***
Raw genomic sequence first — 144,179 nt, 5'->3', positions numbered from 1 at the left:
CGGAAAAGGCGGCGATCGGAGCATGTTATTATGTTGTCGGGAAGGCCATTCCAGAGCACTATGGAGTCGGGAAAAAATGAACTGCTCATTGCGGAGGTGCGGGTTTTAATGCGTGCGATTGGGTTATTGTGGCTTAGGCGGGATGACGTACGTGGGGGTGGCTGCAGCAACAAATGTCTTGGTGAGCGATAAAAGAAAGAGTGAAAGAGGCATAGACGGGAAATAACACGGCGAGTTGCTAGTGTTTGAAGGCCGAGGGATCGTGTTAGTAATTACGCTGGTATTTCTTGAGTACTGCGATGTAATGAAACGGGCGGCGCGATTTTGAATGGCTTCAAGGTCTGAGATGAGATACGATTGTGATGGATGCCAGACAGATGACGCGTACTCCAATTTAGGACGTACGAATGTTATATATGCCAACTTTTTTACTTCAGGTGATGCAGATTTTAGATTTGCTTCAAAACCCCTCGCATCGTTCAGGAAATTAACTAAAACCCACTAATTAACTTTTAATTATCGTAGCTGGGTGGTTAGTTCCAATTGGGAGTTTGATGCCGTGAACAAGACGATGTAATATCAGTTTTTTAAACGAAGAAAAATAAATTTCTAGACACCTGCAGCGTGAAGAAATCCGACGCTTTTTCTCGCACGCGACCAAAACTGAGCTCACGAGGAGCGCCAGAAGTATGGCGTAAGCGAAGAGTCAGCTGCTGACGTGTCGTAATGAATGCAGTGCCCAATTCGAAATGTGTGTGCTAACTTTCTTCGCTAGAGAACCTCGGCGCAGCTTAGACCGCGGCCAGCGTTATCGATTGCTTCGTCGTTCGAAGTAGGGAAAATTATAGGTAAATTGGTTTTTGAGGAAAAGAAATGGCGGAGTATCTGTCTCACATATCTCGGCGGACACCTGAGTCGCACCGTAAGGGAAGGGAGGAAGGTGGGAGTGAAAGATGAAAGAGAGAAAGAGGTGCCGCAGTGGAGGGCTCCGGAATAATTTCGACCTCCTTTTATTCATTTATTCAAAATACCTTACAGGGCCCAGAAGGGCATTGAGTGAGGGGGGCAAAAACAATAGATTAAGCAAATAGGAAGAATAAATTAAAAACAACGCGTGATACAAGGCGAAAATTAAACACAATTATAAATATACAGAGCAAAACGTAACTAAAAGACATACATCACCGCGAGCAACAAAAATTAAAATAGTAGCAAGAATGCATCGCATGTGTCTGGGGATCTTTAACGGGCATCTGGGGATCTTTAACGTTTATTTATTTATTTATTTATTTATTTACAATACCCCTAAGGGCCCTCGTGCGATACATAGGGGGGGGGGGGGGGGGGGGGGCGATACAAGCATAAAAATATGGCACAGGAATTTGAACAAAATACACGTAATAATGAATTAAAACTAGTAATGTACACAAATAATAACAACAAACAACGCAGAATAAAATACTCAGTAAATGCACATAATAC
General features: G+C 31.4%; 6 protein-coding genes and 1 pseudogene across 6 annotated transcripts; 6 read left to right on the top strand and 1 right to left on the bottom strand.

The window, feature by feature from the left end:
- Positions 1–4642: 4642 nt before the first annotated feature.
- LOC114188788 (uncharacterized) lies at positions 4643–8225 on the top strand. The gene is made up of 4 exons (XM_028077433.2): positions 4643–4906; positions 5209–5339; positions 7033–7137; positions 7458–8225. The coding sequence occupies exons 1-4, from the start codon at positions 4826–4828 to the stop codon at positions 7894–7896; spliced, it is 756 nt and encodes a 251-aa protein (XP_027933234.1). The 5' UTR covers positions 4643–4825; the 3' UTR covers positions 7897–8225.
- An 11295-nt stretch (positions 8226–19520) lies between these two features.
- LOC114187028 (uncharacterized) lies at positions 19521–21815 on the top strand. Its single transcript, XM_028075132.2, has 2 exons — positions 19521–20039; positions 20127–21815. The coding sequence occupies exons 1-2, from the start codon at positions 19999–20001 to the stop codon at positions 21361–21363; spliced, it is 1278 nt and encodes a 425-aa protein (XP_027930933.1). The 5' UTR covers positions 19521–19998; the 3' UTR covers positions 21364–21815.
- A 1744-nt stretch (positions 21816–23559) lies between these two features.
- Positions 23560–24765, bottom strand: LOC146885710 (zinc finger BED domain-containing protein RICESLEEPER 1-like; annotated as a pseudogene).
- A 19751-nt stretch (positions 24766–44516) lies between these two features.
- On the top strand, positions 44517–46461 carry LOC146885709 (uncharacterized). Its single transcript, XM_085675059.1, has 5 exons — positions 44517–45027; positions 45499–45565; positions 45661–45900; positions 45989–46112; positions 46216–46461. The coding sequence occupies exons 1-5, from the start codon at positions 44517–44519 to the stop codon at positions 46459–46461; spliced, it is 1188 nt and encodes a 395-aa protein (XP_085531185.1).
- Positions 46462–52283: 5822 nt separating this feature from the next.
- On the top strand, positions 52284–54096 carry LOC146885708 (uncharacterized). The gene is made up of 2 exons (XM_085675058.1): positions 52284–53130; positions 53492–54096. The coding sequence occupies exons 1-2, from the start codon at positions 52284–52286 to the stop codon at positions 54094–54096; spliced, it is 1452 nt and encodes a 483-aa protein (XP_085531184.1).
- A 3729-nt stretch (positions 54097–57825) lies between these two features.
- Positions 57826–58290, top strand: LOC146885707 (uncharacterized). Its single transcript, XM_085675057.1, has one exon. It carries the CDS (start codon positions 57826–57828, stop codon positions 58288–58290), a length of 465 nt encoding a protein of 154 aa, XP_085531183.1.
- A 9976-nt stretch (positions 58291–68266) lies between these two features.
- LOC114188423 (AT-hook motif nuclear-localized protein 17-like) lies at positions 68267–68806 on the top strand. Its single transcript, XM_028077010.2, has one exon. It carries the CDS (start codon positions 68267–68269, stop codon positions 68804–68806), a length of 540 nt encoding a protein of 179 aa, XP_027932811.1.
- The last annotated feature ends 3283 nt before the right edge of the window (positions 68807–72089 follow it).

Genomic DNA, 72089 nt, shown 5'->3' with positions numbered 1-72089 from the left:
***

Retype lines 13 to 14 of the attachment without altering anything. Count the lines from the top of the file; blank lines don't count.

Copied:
- Positions 46462–52283: 5822 nt separating this feature from the next.
- On the top strand, positions 52284–54096 carry LOC146885708 (uncharacterized). The gene is made up of 2 exons (XM_085675058.1): positions 52284–53130; positions 53492–54096. The coding sequence occupies exons 1-2, from the start codon at positions 52284–52286 to the stop codon at positions 54094–54096; spliced, it is 1452 nt and encodes a 483-aa protein (XP_085531184.1).